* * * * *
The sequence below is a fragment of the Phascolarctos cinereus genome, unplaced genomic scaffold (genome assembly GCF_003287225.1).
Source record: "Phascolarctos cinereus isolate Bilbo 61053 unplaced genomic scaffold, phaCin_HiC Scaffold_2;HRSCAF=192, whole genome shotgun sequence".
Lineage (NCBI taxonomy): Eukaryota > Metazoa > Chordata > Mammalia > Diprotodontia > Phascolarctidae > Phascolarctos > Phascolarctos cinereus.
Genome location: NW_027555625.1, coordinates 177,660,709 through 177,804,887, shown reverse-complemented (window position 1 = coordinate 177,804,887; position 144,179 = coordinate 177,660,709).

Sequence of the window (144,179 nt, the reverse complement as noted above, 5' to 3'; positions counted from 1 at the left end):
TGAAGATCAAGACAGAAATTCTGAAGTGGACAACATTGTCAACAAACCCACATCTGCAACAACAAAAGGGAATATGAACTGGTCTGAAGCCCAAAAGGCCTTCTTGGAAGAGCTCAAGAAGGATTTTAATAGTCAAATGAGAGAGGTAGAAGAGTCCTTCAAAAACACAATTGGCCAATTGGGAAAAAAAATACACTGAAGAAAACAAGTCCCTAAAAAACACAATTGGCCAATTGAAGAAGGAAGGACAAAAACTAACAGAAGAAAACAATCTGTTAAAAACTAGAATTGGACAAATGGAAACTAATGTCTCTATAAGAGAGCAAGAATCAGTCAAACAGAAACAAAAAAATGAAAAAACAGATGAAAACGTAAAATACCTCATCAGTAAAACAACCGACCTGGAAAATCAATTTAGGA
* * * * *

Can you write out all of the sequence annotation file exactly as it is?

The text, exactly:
The sequence below is a fragment of the Phascolarctos cinereus genome, unplaced genomic scaffold (genome assembly GCF_003287225.1).
Source record: "Phascolarctos cinereus isolate Bilbo 61053 unplaced genomic scaffold, phaCin_HiC Scaffold_2;HRSCAF=192, whole genome shotgun sequence".
Lineage (NCBI taxonomy): Eukaryota > Metazoa > Chordata > Mammalia > Diprotodontia > Phascolarctidae > Phascolarctos > Phascolarctos cinereus.
Genome location: NW_027555625.1, coordinates 177,660,709 through 177,804,887, shown reverse-complemented (window position 1 = coordinate 177,804,887; position 144,179 = coordinate 177,660,709).

Sequence of the window (144,179 nt, the reverse complement as noted above, 5' to 3'; positions counted from 1 at the left end):
TGAAGATCAAGACAGAAATTCTGAAGTGGACAACATTGTCAACAAACCCACATCTGCAACAACAAAAGGGAATATGAACTGGTCTGAAGCCCAAAAGGCCTTCTTGGAAGAGCTCAAGAAGGATTTTAATAGTCAAATGAGAGAGGTAGAAGAGTCCTTCAAAAACACAATTGGCCAATTGGGAAAAAAAATACACTGAAGAAAACAAGTCCCTAAAAAACACAATTGGCCAATTGAAGAAGGAAGGACAAAAACTAACAGAAGAAAACAATCTGTTAAAAACTAGAATTGGACAAATGGAAACTAATGTCTCTATAAGAGAGCAAGAATCAGTCAAACAGAAACAAAAAAATGAAAAAACAGATGAAAACGTAAAATACCTCATCAGTAAAACAACCGACCTGGAAAATCAATTTAGGA